How safe is my pension?

piggyThis is one of the five most commonly asked questions I’ve been asked in my time advising members of workplace pensions in the past 25 years. In that time I have only advised on one scheme where members lost their benefits (Allied Steel and Wire) and that was a defined benefit scheme that went bust because of a combination of incompetence , poor markets and advice that was scandalously wrong. Today, the Financial Assistance Scheme and the Pension Protection Fund would provide most members with a safety net that would mean that even in extreme circumstances, they would be protected from such malfeasance.

No-one can of course protect people from their own stupidity as has become clear with the revelation that thousands of folks with secure pensions are liberating them before normal retirement. This is like asking a pick-pocket to liberate you of your wallet. We cannot totally protect people from themselves.

But putting aside the outliers the defined benefit legacy and the feckless behaviour of the terminally short-sited, the answer to the question posed is “pretty damned safe”.

If your pension is with an insurance company and is going to provide you with an amount based on investment returns and contributions (DC) then you have a very high degree of protection. The insurance company is regulated by the FCA to ensure it is fully solvent, the investment management company is regulated to ensure it is treating you fairly and where your scheme is looked after by trustees the Pension Regulator is involved with ensuring it is properly managed according to its governance codes.

That said there are things you should be asking the provider of your pension (whether you are acting as an employer or asking as a member). Here are the ten questions I would be asking!

1. Is my provider still actively seeking new schemes or are they close for new business?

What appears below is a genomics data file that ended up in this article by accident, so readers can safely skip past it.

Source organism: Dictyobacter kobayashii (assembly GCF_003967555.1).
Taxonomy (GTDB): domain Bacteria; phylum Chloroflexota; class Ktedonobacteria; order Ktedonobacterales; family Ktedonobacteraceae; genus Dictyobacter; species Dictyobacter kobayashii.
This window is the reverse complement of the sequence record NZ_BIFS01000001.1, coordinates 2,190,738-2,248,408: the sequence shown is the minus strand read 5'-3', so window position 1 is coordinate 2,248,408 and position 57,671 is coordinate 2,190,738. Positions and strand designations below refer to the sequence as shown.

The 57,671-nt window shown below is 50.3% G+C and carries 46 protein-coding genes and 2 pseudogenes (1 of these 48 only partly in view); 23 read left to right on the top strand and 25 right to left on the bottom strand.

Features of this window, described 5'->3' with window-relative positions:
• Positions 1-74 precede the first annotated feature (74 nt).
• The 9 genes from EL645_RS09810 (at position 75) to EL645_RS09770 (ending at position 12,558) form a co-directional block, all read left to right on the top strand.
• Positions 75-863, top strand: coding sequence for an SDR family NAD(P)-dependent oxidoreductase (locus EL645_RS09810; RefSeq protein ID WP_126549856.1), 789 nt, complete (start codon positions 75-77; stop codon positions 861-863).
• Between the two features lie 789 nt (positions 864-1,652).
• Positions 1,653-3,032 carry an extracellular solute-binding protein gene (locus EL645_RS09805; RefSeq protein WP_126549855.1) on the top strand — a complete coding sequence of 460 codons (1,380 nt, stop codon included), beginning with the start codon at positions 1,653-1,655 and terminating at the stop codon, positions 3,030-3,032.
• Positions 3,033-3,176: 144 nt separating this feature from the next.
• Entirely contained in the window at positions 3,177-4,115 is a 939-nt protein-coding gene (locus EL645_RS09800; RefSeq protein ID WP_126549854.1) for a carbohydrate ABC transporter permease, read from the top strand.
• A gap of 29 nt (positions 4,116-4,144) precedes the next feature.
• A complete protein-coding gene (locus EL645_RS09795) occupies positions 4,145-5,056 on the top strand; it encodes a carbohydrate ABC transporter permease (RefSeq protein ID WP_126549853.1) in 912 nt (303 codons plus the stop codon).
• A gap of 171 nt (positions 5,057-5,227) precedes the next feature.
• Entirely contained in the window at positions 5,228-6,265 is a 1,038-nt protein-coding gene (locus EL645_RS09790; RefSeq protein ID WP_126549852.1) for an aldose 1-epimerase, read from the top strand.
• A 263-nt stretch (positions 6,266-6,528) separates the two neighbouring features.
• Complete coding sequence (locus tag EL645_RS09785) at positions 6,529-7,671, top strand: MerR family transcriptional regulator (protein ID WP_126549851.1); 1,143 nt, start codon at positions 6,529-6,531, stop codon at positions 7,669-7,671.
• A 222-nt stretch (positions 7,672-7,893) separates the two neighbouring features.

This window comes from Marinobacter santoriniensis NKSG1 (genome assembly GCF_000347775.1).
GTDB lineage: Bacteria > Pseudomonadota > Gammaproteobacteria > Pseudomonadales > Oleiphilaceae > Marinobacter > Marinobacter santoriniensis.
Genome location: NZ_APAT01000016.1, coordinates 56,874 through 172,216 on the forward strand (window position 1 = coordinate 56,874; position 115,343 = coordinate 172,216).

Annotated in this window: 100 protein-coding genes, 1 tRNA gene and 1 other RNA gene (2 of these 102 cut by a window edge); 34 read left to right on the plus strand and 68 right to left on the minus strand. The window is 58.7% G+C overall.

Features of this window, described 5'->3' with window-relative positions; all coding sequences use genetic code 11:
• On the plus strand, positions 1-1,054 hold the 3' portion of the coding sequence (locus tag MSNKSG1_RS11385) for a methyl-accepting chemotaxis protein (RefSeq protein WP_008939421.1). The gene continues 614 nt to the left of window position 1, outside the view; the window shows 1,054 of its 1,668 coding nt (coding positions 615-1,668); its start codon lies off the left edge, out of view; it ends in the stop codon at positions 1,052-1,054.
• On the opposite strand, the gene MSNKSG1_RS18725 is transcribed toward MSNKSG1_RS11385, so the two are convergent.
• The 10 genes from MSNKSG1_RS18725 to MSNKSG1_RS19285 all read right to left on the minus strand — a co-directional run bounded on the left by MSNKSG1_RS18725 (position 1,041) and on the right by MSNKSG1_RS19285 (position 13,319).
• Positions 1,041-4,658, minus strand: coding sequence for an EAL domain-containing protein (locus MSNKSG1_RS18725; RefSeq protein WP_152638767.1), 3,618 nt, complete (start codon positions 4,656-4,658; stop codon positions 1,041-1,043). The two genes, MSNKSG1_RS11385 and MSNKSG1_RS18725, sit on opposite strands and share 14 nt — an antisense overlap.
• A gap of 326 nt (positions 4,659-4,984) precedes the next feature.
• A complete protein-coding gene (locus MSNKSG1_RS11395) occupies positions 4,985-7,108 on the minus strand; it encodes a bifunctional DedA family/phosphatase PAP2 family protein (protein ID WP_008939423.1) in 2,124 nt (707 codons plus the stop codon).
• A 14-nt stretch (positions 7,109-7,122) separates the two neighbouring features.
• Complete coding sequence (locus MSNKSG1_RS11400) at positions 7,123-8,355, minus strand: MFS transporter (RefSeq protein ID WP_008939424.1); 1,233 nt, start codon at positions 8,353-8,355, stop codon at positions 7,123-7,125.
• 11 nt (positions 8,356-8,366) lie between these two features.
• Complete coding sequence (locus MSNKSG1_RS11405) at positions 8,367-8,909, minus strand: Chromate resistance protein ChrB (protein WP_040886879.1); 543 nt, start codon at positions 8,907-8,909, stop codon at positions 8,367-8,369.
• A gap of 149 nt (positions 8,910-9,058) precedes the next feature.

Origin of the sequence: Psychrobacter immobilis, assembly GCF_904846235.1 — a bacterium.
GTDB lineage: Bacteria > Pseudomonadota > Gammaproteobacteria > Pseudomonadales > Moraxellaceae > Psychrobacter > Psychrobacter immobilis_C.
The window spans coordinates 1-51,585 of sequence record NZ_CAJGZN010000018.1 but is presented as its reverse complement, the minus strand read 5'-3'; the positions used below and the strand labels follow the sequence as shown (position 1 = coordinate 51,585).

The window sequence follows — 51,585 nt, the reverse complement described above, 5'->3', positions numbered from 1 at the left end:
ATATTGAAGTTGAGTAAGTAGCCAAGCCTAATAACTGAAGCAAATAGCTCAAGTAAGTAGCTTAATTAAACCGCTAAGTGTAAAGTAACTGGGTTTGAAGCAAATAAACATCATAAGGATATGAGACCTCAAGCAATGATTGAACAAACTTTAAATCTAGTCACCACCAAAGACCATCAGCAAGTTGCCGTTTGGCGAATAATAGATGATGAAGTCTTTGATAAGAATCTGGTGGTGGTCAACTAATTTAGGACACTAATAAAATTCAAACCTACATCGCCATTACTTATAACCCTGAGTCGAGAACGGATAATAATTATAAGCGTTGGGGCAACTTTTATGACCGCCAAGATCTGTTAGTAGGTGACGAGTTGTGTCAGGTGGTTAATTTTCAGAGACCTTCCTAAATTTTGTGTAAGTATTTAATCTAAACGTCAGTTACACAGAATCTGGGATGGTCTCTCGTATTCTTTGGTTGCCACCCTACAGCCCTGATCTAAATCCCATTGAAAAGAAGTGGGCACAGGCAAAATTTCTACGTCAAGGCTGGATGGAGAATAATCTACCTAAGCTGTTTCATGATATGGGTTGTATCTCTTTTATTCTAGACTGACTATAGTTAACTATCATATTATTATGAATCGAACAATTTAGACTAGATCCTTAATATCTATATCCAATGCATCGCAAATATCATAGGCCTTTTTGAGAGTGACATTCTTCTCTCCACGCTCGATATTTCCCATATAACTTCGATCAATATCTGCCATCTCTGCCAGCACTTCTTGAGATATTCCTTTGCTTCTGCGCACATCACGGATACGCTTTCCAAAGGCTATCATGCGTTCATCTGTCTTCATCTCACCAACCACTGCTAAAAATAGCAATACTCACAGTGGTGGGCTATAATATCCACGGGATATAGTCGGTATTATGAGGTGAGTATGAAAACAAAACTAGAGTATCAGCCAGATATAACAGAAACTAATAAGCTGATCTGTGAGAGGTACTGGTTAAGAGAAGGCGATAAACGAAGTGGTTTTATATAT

2. Can my provider explain the governance arrangements in place to ensure that my pension is safe can I see them?
3. Is there a statement of investment principles issued by those who govern the pension scheme?
4. Are there any administration reports available from my provider (FRAG)
5. Has my provider agreed to abide by the ABI code of good conduct as regards at retirement practice?
6. What advice is in place to my employer and how recently has a scheme review been carried out?
7. In the event of fraud or malfeasance, what compensation schemes are in place?
8. Has the provider confirmed that they will be able to operate the scheme as an auto-enrolment scheme for my company?
9.If I need to make a complaint about the service I or my company are receiving, what is the procedure?
10.Which Rgulator(s) have responsibility for my scheme?

In practice, there is very little you can do to as an individual to make sure that your pension is safe and well governed. As a corporate representative you have the right to put pressure on your provider to improve or else to move the pension elsewhere.

You are unlikely to get positive answers to all these questions but the answers you receive will tell you a lot about how serious the provider or your trustees are about guarding your and your colleagues interests.

As I stated at the beginning of this article, you are well protected and much better protected than you were before the pension scandals of the nineties. It is unlikely that we will see the wholesale plundering of a pension that happened with the Maxwells nor the recklessness of the Equitable Life.

The new threat to the safety of your pension is more likely to come from it being deemed a legacy arrangement and put in the pensions attic by your provider. The biggest worry for you is that your provider is or is about to “out of the market”.

What is critical, if this is the case, is that you (as an employer) look to ensure that going forward, you align your workplace pension with a provider with a strong committment to workplace pensions now and into the future.

Ultimately the question is as much about durability as security and there are but a
handful of pension providers who can demonstrate that durability that can make you feel quite safe.

About henry tapper

Founder of the Pension PlayPen,, partner of Stella, father of Olly . I am the Pension Plowman
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